I started my career in film production when there were almost no women on the set. The few I met were great but that’s another story. One night, soon after I’d broken in, I was with the crew in a bar after the shoot. Out of nowhere, the sound man put his hand on the inside of my thigh and tried to fondle his way up. “Get you fucking hand off of me,” I said. Even in my mid-20s, I had the confidence to stand up to him because I knew he didn’t have power over me.

But recognizing power, alone, wouldn’t have given me that confidence. I also knew I had the receipts, in my case, confirmation of my value. I knew this because the director on my very first shoot took the time to explain it. After the job ended he pulled me aside and said some version of, “You’re good but you’re also cute and you’re going to get hit on. You don’t have to.”

A few years later I was copywriter, working in advertising agencies. Women in creative (me and the four others I knew) were routinely demeaned, ignored or gaslit. Not so much grabbing and groping, but plenty of touching and sniffing. All-in-all, the things we now talk about when we talk about MeToo.

When the Harvey Weinstein allegations exploded in the fall of 2017 I hadn’t thought about my MeToo for a long time. I was thrilled that a new generation of women said, “Enough.” But I was soon taken aback when some asked, scornfully, why we put up with it. They didn’t understand: There was no one to go to. We were too busy trying to do good work and dodge the worst sleaze.

I spent the first news cycles of MeToo sorting it out by myself. Six weeks in, the night of “Al Franken must resign,” I had a “Wait! What?” moment. I called my best friend, fellow writer from advertising. We called it badvertising, for the behavior and bullshit we had to endure. 

“Weinstein? Sure. Franken? Not sure.” Was all of it – gaslighting to rape – of a piece? We’d both earned less for equal or better work. And the higher we got, the more we faced men who tried to erode our self confidence and self esteem. Comments and signals to say we didn’t have it. That we weren’t the kind who could lead, that people didn’t like us. There was no “get your fucking hand off of me” way to respond.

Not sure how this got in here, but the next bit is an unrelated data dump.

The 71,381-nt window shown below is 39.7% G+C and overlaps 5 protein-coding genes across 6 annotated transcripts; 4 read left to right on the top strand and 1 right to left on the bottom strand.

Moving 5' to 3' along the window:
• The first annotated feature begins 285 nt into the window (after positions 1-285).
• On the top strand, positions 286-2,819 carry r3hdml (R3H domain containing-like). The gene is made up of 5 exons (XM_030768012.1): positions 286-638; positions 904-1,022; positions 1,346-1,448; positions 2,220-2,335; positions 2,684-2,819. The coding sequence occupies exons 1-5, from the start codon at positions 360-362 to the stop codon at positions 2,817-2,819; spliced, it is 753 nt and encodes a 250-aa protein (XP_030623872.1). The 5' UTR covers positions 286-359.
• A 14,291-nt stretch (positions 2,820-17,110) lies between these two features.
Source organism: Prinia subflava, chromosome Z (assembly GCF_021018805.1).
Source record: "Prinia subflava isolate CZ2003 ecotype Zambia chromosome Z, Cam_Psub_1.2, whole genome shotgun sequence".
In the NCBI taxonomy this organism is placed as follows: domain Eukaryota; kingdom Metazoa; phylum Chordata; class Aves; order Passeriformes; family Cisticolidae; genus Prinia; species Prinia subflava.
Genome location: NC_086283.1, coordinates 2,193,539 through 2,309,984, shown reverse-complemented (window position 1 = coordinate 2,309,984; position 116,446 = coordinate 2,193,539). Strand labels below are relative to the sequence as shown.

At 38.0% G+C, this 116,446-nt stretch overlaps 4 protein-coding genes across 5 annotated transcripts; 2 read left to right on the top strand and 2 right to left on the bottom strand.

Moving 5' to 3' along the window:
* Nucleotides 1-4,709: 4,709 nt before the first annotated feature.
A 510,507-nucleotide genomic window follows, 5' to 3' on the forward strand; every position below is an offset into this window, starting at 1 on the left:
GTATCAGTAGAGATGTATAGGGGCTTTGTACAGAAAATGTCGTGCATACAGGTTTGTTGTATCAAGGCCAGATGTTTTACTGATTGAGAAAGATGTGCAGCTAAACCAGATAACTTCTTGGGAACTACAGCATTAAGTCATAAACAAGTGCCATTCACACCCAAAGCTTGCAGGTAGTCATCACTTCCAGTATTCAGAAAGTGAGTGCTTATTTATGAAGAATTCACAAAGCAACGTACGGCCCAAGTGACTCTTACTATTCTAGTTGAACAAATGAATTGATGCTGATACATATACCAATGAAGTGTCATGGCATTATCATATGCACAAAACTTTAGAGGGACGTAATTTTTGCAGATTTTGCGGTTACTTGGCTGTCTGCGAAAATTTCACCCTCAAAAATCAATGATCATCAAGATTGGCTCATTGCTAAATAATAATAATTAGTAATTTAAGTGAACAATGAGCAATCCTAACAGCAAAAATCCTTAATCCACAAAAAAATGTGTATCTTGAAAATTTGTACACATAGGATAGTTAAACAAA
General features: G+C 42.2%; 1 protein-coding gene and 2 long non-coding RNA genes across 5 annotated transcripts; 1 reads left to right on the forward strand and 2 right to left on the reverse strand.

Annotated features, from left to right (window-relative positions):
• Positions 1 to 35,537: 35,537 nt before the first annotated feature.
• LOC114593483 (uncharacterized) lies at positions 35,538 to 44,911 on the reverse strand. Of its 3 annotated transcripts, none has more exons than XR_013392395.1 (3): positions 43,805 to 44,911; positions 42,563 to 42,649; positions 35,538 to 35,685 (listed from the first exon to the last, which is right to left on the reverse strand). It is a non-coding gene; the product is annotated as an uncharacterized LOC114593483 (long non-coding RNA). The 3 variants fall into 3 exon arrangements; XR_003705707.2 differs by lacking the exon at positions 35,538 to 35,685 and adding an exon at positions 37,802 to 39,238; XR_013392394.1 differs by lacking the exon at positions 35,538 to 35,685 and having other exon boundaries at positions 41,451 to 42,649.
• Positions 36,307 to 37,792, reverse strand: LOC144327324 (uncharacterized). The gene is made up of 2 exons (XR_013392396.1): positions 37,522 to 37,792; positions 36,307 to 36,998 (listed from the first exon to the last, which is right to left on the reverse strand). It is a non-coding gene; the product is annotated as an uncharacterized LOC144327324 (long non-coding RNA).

So many issues, we were confused. Should we feel shame? Why didn’t millennials get it? How should we factor in education and white privilege?

After a while we started to laugh, recalling things so trivial we’d forgotten them for decades: “Remember what it was like to walk into a client meeting?” she asked. “There was always the guy who held the door ‘for the ladies.’ He’d guide you through with his hand on your back, run it down your spine and try to grab your butt if you didn’t scurry in the room fast enough.”

Only after tallying the indignities did we remember the men who didn’t grope, demean or derail. Along the way we both worked for and with men – every bit as powerful and egotistical – who saw our potential, pointed out our value, told us we could, gave us a chance. Men who made a huge difference.

We hoped, as MeToo evolved, there would be room for degrees of awfulness, for context and due process. But we understood it would take time.

Time. That was our answer: Our MeToo stories were of an era. It was OK for us to feel bad about the Senator, a man who (sorry millennials) “wasn’t as bad.” Maybe he was the kind who might get it and share it. Some men are bound to figure out how, and we need them, too. 

But timing matters. Like every movement, MeToo’s defining spirit was unformed in the fall of 2017. Al Franken hit the news on a week when things were heating up. Iwas OK to feel a little bad about him. But not totally bad. Today, a year and a half later, an alleged sniffer made big news. MeToo is still becoming. I don’t have it sorted out. In the meantime I’m saying “thanks” to the men who didn’t.